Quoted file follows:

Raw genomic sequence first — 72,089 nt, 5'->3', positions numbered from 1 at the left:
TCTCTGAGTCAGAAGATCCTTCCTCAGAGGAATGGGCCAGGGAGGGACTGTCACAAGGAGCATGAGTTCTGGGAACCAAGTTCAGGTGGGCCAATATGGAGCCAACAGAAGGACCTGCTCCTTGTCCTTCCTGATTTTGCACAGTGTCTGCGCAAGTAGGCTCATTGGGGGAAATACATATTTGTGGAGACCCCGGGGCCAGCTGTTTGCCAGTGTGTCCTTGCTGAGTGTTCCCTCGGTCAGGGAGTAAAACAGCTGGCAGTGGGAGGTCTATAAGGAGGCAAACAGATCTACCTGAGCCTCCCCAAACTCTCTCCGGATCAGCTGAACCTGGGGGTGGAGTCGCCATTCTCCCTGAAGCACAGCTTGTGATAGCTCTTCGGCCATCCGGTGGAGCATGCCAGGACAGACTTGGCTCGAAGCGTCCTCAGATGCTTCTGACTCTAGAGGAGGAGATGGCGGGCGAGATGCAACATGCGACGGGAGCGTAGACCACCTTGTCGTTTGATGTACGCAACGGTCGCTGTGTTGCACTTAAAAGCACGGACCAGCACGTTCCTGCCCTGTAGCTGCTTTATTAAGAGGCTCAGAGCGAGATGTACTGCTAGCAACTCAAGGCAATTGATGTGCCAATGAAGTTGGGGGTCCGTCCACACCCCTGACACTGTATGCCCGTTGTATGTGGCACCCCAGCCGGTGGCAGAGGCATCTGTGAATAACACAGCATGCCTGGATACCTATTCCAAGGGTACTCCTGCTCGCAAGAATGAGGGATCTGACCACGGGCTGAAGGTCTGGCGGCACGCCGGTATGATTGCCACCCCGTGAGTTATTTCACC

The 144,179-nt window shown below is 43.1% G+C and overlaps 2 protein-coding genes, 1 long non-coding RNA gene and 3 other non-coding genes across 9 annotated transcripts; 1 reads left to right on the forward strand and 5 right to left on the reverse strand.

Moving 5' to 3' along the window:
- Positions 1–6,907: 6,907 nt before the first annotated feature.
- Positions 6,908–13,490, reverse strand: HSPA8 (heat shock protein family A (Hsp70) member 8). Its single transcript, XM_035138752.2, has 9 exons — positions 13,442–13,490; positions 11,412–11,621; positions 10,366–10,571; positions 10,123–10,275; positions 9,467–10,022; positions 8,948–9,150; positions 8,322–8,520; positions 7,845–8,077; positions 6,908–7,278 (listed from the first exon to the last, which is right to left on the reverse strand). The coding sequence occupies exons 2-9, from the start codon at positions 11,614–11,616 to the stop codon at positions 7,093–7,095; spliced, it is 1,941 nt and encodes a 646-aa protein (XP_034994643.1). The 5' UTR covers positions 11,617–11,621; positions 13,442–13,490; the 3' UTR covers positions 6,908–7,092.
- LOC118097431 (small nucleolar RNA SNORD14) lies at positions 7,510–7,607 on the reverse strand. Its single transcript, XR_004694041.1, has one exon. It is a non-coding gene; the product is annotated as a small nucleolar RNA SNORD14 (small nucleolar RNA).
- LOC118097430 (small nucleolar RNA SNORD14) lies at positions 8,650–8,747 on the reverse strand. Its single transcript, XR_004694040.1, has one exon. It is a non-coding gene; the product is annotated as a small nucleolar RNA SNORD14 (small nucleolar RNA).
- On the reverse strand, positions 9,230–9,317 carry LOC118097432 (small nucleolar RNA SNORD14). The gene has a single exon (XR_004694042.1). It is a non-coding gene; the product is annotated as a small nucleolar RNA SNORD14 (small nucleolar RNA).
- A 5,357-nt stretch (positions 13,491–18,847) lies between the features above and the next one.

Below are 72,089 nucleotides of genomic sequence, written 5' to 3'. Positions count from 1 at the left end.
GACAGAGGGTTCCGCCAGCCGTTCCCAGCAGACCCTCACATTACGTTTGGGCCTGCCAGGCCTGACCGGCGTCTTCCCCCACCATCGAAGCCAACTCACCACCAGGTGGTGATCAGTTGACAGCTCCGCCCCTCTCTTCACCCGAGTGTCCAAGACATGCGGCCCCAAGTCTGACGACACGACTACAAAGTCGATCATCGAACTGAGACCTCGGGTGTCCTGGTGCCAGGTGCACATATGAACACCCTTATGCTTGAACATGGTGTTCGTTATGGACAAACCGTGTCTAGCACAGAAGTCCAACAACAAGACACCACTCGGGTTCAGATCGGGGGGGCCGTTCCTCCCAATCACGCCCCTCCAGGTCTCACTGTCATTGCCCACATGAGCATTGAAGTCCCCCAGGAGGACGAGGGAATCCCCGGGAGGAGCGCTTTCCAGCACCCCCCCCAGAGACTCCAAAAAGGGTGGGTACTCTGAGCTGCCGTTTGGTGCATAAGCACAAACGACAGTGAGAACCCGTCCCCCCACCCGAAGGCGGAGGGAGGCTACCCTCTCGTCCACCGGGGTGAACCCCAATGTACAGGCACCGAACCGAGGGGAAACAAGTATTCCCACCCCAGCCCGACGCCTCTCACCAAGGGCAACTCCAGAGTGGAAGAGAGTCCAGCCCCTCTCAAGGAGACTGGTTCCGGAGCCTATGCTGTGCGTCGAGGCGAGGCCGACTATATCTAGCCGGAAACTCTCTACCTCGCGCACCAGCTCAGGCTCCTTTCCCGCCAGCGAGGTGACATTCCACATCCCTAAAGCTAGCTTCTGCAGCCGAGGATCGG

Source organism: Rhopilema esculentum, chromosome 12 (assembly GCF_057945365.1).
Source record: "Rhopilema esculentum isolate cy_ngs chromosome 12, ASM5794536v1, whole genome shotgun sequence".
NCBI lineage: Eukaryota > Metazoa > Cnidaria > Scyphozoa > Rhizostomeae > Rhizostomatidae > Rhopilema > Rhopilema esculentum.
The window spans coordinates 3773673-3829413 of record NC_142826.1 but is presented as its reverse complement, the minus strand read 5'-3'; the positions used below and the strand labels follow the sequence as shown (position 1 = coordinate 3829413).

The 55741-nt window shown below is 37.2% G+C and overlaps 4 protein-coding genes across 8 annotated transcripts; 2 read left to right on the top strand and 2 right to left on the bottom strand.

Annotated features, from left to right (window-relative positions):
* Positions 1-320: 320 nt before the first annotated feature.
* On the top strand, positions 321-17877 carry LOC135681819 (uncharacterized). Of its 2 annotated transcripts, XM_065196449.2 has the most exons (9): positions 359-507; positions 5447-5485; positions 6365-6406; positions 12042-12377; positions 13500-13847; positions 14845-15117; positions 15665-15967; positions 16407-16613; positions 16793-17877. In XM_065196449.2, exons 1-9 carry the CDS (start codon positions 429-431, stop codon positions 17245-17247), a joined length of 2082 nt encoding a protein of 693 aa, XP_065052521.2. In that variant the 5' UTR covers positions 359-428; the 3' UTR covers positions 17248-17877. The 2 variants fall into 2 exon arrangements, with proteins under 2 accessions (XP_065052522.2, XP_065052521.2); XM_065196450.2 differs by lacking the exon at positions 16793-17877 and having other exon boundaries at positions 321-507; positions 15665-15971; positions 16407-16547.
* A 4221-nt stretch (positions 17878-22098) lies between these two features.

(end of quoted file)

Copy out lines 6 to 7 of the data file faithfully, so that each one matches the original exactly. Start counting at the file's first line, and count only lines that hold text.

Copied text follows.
- Positions 6,908–13,490, reverse strand: HSPA8 (heat shock protein family A (Hsp70) member 8). Its single transcript, XM_035138752.2, has 9 exons — positions 13,442–13,490; positions 11,412–11,621; positions 10,366–10,571; positions 10,123–10,275; positions 9,467–10,022; positions 8,948–9,150; positions 8,322–8,520; positions 7,845–8,077; positions 6,908–7,278 (listed from the first exon to the last, which is right to left on the reverse strand). The coding sequence occupies exons 2-9, from the start codon at positions 11,614–11,616 to the stop codon at positions 7,093–7,095; spliced, it is 1,941 nt and encodes a 646-aa protein (XP_034994643.1). The 5' UTR covers positions 11,617–11,621; positions 13,442–13,490; the 3' UTR covers positions 6,908–7,092.
- LOC118097431 (small nucleolar RNA SNORD14) lies at positions 7,510–7,607 on the reverse strand. Its single transcript, XR_004694041.1, has one exon. It is a non-coding gene; the product is annotated as a small nucleolar RNA SNORD14 (small nucleolar RNA).